Document Detail


Hypovitaminosis D, impaired bone turnover and low bone mass are common in patients with peripheral arterial disease.
MedLine Citation:
PMID:  15726236     Owner:  NLM     Status:  MEDLINE    
Abstract/OtherAbstract:
Hypovitaminosis D is common in patients with peripheral arterial disease (PAD). Subsequent secondary hyperparathyroidism and osteomalacia contribute to bone pain and myalgias, and so aggravate clinical symptoms of claudication. We evaluated 95 out of 297 patients with angiographically confirmed PAD stages II (pain in the calves and/or thighs only during exercise) or IV (history of, or presence of local ulcers) and compared them with 44 matched healthy controls regarding their medical history, bone density measurements of the femoral neck and calcaneal bone ultrasound. Bone pain, myalgias and mobility restriction as well as routine laboratory parameters, serum vitamin D [25(OH)D], crosslaps (CTX), parathyroid hormone (PTH), osteocalcin (OC) and alkaline phosphatase (AP) were recorded and analysed. 25(OH)D was significantly lower in PAD IV patients (9.6+/-4.6 ng/ml, P<0.0001) as compared to PAD II stages and controls (19.0+/-7.6 and 19.1+/-9.1 ng/ml), paralleled by lower serum calcium [2.24+/-0.02 mmol/l, P=0.0002 versus PAD II (2.36+/-0.02) and P<0.0001 versus controls (2.39+/-0.02)] and higher iPTH serum levels (66.3+/-3.6 pg/ml, P<0.0001) as compared to PAD II patients (45.3+/-3.5) and healthy controls (38.5+/-2.4). Alkaline phosphatase and serum crosslaps values were significantly higher and age-adjusted bone density and bone ultrasound measurements significantly lower in PAD IV patients, who were also twice as likely to have bone pain and myalgias as PAD II patients. Bone ultrasound measurements correlated significantly with both clinical severity and pain as well as serological parameters of bone metabolism. Underlying PAD has a significant impact on bone density and metabolism as well as on bone and muscular pain. Patients with PAD are at high risk for osteoporosis and osteomalacia and should be regularly monitored and treated for their vitamin D deficiencies.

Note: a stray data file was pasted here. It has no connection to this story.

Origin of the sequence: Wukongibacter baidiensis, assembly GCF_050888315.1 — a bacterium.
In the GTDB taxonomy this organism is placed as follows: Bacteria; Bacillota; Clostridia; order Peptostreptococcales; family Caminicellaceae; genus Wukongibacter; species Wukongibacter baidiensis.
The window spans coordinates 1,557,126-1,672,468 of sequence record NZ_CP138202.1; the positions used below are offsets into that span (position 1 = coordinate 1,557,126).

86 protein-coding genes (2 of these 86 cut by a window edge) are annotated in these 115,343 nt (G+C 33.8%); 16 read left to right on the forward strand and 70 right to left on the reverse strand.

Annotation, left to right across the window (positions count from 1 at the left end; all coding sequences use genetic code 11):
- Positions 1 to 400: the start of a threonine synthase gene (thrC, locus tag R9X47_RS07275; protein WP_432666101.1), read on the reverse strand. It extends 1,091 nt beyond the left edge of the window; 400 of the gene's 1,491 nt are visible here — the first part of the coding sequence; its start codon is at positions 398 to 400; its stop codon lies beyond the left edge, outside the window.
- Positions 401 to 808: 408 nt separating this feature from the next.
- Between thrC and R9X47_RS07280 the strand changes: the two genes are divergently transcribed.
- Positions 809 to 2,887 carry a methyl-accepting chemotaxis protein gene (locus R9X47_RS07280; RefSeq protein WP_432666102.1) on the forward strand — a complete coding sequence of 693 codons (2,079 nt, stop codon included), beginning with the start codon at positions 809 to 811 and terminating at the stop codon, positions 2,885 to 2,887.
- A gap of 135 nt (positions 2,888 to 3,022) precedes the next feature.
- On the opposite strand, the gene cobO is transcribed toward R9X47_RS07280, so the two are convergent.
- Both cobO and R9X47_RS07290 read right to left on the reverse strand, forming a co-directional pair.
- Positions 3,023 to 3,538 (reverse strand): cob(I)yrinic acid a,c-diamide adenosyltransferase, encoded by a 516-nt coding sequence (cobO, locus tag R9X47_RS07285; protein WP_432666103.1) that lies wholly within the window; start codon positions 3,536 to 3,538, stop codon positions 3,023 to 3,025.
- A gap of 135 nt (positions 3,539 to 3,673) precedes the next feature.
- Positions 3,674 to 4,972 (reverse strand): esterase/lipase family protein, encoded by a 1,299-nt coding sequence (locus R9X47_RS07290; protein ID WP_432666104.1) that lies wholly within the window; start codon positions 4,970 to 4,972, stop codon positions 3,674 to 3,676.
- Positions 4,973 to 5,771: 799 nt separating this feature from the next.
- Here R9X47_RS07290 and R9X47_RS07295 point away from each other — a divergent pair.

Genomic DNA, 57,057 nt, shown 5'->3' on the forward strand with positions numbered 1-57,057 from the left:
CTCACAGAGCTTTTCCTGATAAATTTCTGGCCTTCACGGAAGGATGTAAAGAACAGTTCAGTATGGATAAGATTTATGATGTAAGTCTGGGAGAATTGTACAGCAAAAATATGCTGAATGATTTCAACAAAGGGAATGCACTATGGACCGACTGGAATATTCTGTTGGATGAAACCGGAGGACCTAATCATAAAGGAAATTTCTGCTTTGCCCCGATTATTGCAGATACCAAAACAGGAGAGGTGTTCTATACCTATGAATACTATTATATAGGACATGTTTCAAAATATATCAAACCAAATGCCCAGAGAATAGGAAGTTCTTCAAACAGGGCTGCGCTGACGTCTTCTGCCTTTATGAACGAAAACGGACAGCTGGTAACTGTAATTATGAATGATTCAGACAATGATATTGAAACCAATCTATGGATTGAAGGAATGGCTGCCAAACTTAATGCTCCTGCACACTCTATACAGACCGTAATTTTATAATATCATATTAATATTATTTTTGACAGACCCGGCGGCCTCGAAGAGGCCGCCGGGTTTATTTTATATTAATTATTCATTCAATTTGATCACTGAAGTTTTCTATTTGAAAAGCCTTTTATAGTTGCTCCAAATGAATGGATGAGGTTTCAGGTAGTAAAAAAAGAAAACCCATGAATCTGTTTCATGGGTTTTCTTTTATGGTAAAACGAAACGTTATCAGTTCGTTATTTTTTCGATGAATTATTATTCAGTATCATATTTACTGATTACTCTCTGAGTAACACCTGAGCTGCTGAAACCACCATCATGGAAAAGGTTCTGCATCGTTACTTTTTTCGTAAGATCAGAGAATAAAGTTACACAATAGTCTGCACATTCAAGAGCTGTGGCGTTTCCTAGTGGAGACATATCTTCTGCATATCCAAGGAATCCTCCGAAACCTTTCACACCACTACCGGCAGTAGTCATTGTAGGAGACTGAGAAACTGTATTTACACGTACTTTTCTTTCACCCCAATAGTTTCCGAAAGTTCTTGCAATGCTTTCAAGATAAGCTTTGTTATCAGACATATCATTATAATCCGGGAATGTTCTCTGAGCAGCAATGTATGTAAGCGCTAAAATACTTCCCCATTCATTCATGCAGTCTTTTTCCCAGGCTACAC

Authors:
Astrid Fahrleitner-Pammer; Andrea Obernosterer; Ernst Pilger; Harald Dobnig; Hans Peter Dimai; Georg Leb; Stefan Kudlacek; Barbara M Obermayer-Pietsch
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Publication Detail:
Type:  Journal Article     Date:  2004-07-31
Journal Detail:
Title:  Osteoporosis international : a journal established as result of cooperation between the European Foundation for Osteoporosis and the National Osteoporosis Foundation of the USA     Volume:  16     ISSN:  0937-941X     ISO Abbreviation:  Osteoporos Int     Publication Date:  2005 Mar 
Date Detail:
Created Date:  2005-02-23     Completed Date:  2005-07-21     Revised Date:  2007-11-15    
Medline Journal Info:
Nlm Unique ID:  9100105     Medline TA:  Osteoporos Int     Country:  England    
Other Details:
Languages:  eng     Pagination:  319-24     Citation Subset:  IM    
Affiliation:
Department of Internal Medicine, Division of Endocrinology, University Medical Center, Graz, Austria.
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MeSH Terms
Descriptor/Qualifier:
Absorptiometry, Photon
Aged
Analysis of Variance
Bone Remodeling
Case-Control Studies
Female
Humans
Male
Osteomalacia / etiology,  metabolism,  physiopathology
Osteoporosis, Postmenopausal / etiology*,  metabolism,  physiopathology
Peripheral Vascular Diseases / complications*,  metabolism,  physiopathology
Risk Factors
Vitamin D Deficiency / complications*,  metabolism,  physiopathology

From MEDLINE®/PubMed®, a database of the U.S. National Library of Medicine


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